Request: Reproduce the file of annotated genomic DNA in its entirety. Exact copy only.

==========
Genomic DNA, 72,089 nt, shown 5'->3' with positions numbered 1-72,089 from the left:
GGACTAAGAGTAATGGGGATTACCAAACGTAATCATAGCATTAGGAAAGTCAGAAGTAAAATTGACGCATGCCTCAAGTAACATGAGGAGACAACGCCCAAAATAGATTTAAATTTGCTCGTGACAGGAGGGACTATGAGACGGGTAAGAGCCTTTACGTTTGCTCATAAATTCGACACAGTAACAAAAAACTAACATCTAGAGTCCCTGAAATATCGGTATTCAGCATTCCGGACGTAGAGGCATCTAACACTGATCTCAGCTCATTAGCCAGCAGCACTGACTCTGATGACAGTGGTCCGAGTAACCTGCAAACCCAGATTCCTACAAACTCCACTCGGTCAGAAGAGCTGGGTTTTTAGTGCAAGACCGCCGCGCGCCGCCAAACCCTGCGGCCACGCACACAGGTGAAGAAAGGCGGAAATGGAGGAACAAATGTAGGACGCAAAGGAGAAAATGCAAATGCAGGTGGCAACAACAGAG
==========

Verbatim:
Genomic DNA, 72,089 nt, shown 5'->3' with positions numbered 1-72,089 from the left:
GGACTAAGAGTAATGGGGATTACCAAACGTAATCATAGCATTAGGAAAGTCAGAAGTAAAATTGACGCATGCCTCAAGTAACATGAGGAGACAACGCCCAAAATAGATTTAAATTTGCTCGTGACAGGAGGGACTATGAGACGGGTAAGAGCCTTTACGTTTGCTCATAAATTCGACACAGTAACAAAAAACTAACATCTAGAGTCCCTGAAATATCGGTATTCAGCATTCCGGACGTAGAGGCATCTAACACTGATCTCAGCTCATTAGCCAGCAGCACTGACTCTGATGACAGTGGTCCGAGTAACCTGCAAACCCAGATTCCTACAAACTCCACTCGGTCAGAAGAGCTGGGTTTTTAGTGCAAGACCGCCGCGCGCCGCCAAACCCTGCGGCCACGCACACAGGTGAAGAAAGGCGGAAATGGAGGAACAAATGTAGGACGCAAAGGAGAAAATGCAAATGCAGGTGGCAACAACAGAG